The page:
In short, the difference between semi-open and open adoption is the exchange of identifying information (for example: last names, phone numbers, and addresses). With an open adoption, you will more than likely volunteer that information as your relationship progresses with the potential birth family. With semi-open adoption, you would be making the effort to keep that identifying information private, along with potentially communicating through a third party like your agency or attorney.
An example of a semi-open adoption would be the potential birth family choosing the adoptive family, potentially meeting pre-birth, and then communicating a few times a year through the agency or attorney. More than likely, the adoptive family would send photos and updates to the agency and then the agency would pass it along to the birth family.
An example of an open adoption would be the potential birth family choosing the adoptive family, more than likely meeting them more than once pre-birth, and making efforts to build a genuine relationship with the intention of maintaining it after placement. Communication would happen directly between the two families over time. Visits and updates would happen at the discretion of each family. In many open adoptions, it’s common for the families to visit one another in each others’ home and create new traditions, uniting even the extended families.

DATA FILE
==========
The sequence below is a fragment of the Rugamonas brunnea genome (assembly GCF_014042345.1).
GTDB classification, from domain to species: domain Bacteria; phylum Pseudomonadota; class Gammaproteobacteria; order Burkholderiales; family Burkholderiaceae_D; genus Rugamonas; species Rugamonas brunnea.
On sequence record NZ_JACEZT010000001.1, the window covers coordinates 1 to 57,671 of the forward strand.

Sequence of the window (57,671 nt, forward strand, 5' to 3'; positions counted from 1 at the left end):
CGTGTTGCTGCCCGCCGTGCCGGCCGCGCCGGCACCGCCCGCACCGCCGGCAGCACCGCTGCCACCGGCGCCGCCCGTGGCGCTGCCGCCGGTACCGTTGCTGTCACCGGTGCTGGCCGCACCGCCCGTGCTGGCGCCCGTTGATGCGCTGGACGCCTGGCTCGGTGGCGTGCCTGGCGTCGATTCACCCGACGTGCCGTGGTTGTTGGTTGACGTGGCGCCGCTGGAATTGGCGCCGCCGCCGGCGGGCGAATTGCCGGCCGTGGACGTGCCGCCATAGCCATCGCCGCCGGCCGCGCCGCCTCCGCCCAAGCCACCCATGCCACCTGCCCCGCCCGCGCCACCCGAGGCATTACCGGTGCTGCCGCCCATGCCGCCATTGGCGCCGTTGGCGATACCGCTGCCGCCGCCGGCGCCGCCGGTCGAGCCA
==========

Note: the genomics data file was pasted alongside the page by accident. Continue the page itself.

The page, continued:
Confession: reading my description of open adoption just made me nervous.
We actually are blessed with that type of open adoption, and on paper it seems overwhelming. It also makes so much sense. We like each other and enjoy our time together. I didn’t know it was possible to feel wholly my son’s mother while hanging out with the woman who birthed him. Having this type of adoption feels complete, though it also wasn’t necessarily the intention we began with; our relationship formed naturally over time. We had space to grieve, adjust, and heal from the journeys that brought us together in the first place, which I think is one reason that our relationship works. If it had been forced on us, I’m not sure how it would have worked out.
So, if you are reading this to get information or make your decision, save yourself the trouble and just be open to openness. Let go of trying to control a relationship you haven’t even started yet. The level of openness and communication is different in every adoption. It will also change over time. It’s impossible to predict what your relationship with your future child’s birth family will look like.
Err on the side of caution, under-promise, over-deliver, be honest, and have patience. It will all work out in the end.
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